For more information on the Promoting Interoperability Program reporting requirements for 2019, please visit the Promoting Interoperability Programs website. Additional information for the Medicare and Medicaid Promoting Interoperability Programs for 2019 will be posted on the Promoting Interoperability Programs website in the coming weeks.
Senators Klobuchar and Portman Reintroduce Mandatory PDMP Check Bill
Key Takeaway: Sen. Amy Klobuchar (D-Minn.) and Sen. Rob Portman (R-Ohio) reintroduced the Prescription Drug Monitoring Act (S.778), which would require clinicians to check a prescription drug monitoring program (PDMP) database before prescribing opioids.
Why It Matters: The bill would require drug dispensers in covered states to report to the PDMP each opioid prescription they dispense to patients within 24 hours. Also, it requires practitioners in covered states to consult the PDMP database before prescribing opioids to patients, requires states to actively notify practitioners when the PDMP shows that a patient exhibits patterns indicative of opioid misuse, and requires states to make their PDMP data available to other states. The measure is known to reduce the number of opioids prescribed to patients. According to the PDMP Training and Technical Assistance Center at Brandeis University, only eight states do not already mandate provider check of a PDMP. Another 45 states already mandate PDMP data reporting within one calendar or business day.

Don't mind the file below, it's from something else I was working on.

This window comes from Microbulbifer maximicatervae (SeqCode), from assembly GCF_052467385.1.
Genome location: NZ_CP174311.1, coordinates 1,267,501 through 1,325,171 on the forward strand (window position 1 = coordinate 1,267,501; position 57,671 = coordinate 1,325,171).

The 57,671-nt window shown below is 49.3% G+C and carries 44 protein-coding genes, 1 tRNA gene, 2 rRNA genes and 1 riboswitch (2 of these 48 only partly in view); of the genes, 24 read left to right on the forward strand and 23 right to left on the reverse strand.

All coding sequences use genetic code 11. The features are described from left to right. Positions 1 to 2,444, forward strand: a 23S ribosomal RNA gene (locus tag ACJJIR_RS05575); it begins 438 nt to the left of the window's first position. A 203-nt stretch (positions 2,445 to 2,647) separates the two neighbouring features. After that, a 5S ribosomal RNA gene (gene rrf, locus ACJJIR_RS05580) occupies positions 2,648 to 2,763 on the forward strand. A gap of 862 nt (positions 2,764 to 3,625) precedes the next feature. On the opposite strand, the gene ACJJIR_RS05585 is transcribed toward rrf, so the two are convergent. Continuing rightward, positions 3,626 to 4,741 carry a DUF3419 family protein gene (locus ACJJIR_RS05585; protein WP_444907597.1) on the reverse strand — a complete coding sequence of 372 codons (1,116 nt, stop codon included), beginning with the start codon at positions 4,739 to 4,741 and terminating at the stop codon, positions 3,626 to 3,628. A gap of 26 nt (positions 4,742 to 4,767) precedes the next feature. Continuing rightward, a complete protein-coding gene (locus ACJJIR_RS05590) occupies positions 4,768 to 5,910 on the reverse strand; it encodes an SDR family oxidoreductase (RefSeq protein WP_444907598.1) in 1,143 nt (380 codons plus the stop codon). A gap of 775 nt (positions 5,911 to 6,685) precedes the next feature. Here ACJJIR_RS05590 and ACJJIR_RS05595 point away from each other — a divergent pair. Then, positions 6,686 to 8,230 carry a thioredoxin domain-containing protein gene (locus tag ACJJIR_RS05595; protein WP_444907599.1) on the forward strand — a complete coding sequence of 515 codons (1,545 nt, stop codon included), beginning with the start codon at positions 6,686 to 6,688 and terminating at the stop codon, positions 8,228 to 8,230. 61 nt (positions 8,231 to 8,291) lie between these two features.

CMS Projects Healthcare Spending Will Hit 19.4% of GDP in the Next Decade
Key Takeaway: Healthcare spending growth will rise at an annual average of 5.5 percent over the next decade, slightly faster than in the past few years, due to the aging of the baby boomers and healthcare price growth, the CMS Office of the Actuary projects.
Why It Matters: Because that growth will exceed gross domestic product growth, the CMS predicts healthcare's share of GDP will rise from 17.9 percent in 2017 to 19.4 percent in 2027. These spending trends could boost public support for policy proposals to regulate prices and boost competition for healthcare services and drugs. For instance, Democratic proposals for Medicare-for-all and public plan options would pay providers at Medicare prices, which generally are significantly lower than what private insurers pay. However, experts say the projected spending growth over the next decade—which is sharply less than the 7.3 percent average annual growth from 1990 to 2007—may not be sufficiently alarming to spur politically thorny policy changes. Healthcare costs will continue to be a major topic driving conversations.